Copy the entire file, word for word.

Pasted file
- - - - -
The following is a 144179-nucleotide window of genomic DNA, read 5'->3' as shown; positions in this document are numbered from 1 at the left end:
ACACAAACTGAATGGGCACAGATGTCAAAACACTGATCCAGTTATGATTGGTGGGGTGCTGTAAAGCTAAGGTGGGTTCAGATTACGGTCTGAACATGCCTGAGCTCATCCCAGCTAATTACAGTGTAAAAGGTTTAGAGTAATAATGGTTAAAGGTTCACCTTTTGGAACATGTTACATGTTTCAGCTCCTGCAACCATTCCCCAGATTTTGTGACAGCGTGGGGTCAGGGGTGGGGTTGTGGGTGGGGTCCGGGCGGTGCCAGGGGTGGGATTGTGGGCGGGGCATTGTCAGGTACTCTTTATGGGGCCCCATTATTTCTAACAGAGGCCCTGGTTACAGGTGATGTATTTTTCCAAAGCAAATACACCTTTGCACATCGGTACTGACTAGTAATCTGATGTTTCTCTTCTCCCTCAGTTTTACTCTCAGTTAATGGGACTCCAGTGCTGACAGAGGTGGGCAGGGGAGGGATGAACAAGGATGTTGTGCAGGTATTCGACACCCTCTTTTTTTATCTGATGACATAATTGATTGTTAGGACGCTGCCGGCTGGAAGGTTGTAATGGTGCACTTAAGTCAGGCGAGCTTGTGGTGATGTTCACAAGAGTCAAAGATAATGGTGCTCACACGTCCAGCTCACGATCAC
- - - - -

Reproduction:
The following is a 144179-nucleotide window of genomic DNA, read 5'->3' as shown; positions in this document are numbered from 1 at the left end:
ACACAAACTGAATGGGCACAGATGTCAAAACACTGATCCAGTTATGATTGGTGGGGTGCTGTAAAGCTAAGGTGGGTTCAGATTACGGTCTGAACATGCCTGAGCTCATCCCAGCTAATTACAGTGTAAAAGGTTTAGAGTAATAATGGTTAAAGGTTCACCTTTTGGAACATGTTACATGTTTCAGCTCCTGCAACCATTCCCCAGATTTTGTGACAGCGTGGGGTCAGGGGTGGGGTTGTGGGTGGGGTCCGGGCGGTGCCAGGGGTGGGATTGTGGGCGGGGCATTGTCAGGTACTCTTTATGGGGCCCCATTATTTCTAACAGAGGCCCTGGTTACAGGTGATGTATTTTTCCAAAGCAAATACACCTTTGCACATCGGTACTGACTAGTAATCTGATGTTTCTCTTCTCCCTCAGTTTTACTCTCAGTTAATGGGACTCCAGTGCTGACAGAGGTGGGCAGGGGAGGGATGAACAAGGATGTTGTGCAGGTATTCGACACCCTCTTTTTTTATCTGATGACATAATTGATTGTTAGGACGCTGCCGGCTGGAAGGTTGTAATGGTGCACTTAAGTCAGGCGAGCTTGTGGTGATGTTCACAAGAGTCAAAGATAATGGTGCTCACACGTCCAGCTCACGATCAC